Early morning is a great time to shoot. Of course so is evening, but I’m an early bird, so those photo-ops suite me much more. I’m still not bored with photographing my immediate neighborhood and even the front yard, All of these were taken within 100 yards of my home. As a matter of fact, there’s my white car parked in the driveway. I think the image is clear enough for you to even see what the make is, and maybe even the specific model. And best of all, there’s my dog to the right.
I’m still very happy shooting with the Sony A7r—. All those other numbers after the name are too much for me. Also, still with the basic lens, sometimes considered a kit lens, the 28-60mm. I think that lens was made for this camera. It’s just a flawless combination and I love that it’s smallandweather sealed. Blowing dust is more of an issue here more than rain….generally. Although lately we’ve been getting drenched. Hoping for a great ski season with all the abundant moisture.
Sometimes I get lazy and just take the Sony HX99 with me. It’s small and fairly easy to use, but not quite a “point and shoot”. I have to say that the smallness of these really small cameras can also be an impediment. There is such a thing as “too small” and this camera just borders on that. But, it fits in a pocket or ski jacket and that is inviting.
This is one picture of a cloud posted yesterday. Only this time it is much higher resolution. My camera, shooting in uncompressed RAW, can capture amazing gradations of tone in the sky and clouds. Then I compress that image for the web and everything is lost. Instead, I thought I’d try posting just one image of higher resolution and see what happens.
You can click on this image to get the full size. If anyone notices any improvement, I’d sure like to hear about it. I think it looks better and all that banding in the previous Gallery photos from 8/5/22 is much improved.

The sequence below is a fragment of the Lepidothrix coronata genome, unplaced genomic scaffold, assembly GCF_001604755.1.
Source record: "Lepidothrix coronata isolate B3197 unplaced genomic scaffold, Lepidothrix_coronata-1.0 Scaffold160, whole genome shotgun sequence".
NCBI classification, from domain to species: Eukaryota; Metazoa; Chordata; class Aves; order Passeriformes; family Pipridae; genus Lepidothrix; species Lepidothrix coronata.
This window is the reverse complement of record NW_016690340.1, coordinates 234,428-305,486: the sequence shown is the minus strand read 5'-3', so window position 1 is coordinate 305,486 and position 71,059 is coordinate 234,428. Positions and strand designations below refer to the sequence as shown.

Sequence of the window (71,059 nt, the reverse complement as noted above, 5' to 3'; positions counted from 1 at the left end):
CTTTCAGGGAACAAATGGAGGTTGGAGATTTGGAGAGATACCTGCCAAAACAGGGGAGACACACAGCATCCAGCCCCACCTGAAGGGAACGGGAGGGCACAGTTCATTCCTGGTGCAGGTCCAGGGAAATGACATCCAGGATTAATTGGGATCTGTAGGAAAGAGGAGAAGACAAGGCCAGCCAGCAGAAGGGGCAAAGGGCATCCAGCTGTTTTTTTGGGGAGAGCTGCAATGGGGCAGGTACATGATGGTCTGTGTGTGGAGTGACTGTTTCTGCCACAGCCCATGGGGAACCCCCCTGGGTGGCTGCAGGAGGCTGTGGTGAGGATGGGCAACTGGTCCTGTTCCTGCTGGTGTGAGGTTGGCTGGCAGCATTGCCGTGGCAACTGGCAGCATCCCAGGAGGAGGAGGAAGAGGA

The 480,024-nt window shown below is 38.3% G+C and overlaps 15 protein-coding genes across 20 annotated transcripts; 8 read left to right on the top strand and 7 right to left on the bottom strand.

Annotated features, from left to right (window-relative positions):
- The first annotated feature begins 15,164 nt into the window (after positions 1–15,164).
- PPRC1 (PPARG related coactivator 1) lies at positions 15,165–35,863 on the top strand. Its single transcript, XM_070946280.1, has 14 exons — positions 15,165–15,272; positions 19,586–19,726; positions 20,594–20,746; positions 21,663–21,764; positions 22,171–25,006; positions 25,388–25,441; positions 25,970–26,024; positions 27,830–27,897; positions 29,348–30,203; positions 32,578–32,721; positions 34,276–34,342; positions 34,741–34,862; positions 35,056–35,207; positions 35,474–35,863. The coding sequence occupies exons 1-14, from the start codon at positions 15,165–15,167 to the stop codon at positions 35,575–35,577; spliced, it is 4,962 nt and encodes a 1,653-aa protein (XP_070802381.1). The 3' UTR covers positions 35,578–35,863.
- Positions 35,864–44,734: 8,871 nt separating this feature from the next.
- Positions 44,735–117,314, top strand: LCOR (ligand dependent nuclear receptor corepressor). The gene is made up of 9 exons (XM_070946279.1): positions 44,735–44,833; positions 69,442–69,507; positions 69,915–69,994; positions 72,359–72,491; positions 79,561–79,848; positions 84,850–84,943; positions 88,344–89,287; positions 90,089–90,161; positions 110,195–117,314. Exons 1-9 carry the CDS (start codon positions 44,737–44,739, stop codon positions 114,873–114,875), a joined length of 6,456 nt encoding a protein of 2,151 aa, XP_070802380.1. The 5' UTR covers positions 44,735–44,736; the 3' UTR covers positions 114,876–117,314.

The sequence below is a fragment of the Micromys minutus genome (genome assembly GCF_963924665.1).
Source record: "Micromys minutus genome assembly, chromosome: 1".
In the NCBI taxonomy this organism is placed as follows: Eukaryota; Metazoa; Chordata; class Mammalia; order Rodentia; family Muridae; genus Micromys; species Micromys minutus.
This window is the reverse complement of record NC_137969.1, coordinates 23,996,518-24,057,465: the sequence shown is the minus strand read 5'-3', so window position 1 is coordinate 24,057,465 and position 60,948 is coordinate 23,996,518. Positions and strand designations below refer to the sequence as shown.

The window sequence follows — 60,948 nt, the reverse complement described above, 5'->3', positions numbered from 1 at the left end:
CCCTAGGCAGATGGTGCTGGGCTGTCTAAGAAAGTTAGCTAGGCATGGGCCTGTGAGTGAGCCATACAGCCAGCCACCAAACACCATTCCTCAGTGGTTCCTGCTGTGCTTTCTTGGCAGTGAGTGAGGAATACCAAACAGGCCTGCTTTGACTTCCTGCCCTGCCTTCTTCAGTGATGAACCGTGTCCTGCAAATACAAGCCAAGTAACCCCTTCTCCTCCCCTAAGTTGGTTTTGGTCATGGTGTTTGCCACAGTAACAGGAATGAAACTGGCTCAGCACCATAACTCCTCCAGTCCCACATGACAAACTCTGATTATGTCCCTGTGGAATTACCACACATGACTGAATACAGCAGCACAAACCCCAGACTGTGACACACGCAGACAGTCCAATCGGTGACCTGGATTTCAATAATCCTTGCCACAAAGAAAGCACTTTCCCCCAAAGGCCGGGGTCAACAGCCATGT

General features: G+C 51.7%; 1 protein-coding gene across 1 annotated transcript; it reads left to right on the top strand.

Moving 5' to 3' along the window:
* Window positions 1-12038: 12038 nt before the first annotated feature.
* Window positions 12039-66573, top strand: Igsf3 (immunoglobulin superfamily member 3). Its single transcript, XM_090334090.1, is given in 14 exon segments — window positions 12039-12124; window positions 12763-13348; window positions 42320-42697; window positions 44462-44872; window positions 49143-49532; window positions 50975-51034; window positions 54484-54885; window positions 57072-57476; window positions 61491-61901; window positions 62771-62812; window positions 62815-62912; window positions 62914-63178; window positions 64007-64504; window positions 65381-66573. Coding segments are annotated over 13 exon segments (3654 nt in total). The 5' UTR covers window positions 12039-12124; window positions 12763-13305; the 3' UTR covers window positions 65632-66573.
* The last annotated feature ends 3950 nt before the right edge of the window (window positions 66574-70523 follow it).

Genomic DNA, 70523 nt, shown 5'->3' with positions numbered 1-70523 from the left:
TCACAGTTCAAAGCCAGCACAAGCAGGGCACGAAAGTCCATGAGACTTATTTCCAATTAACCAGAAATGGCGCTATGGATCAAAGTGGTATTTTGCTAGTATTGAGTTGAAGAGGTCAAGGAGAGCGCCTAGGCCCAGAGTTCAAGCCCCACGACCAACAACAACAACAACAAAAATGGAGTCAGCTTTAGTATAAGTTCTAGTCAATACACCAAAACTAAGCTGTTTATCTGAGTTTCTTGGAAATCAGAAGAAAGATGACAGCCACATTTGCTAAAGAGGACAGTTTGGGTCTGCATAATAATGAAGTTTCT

It’s likely that these images are compressed twice: once by me and another time by the WordPress protocol (probably).
To be honest, there isn’t a lot of difference when viewing these pictures on my iPad screen, unless I zoom right in. Maybe I might spot a slight difference on my higher resolution computer monitor, but does it really matter? In my opinion it’s the overall feel of the picture that counts, the composition, the emotional feel of the image, not the technical excellence. I’ve pretty much accepted that saving images for viewing on web will involve lots of compression and I prefer seeing images in print anyway. Your images are already fantastic, so I wouldn’t worry too much about it.
First of all your image is bigger than my monitor so Firefox scales it down to 52%. Yes its sharper and easier to see the detail and the 2.21MB file loaded instantly. That being said most people won’t notice, think about all those who read these blogs on a phone or, iPad. ☝
Ming Thein used to over-sharpen a lot of his images and it was very obvious, surprising for a professional photographer of his caliber. But he was obsessed with quality, think Robert Pirsig in Lila. If you didn’t read it he drives himself insane.
By using thumbnails and a gallery people will click to see a larger version and it loads quickly, just figure out the maximum size that’s practical and save as a high resolution if not the highest.
“The world comes to us in an endless stream of puzzle pieces that we would like to think all fit together somehow, but that in fact never do.” Robert Pirsig, Lila: An Inquiry into Morals
Believe me, I’m not doing anything to these clouds. This is how they look. People just stop what they’re doing to gaze upward. At least I’m not the only one! It reminds me of the movie, “Independence Day”, if any of you saw that.
Shot these with the Sony A7r3. I like hearing reports from others about their experiences with the cameras and lenses they’re using. I learn a lot from that. What it comes down to, of course, is a personal choice. How does the camera feel in the hand? Does it fit? Does its position of controls and options work with the way my brain works? That’s what it comes down to because here’s what I’ve discovered: all of the modern cameras and lenses are excellent. I should know. I have a quite an assortment in my Photo Stable. We have to split hairs to make an argument for one brand or model over the other. At least that’s what I’ve discovered.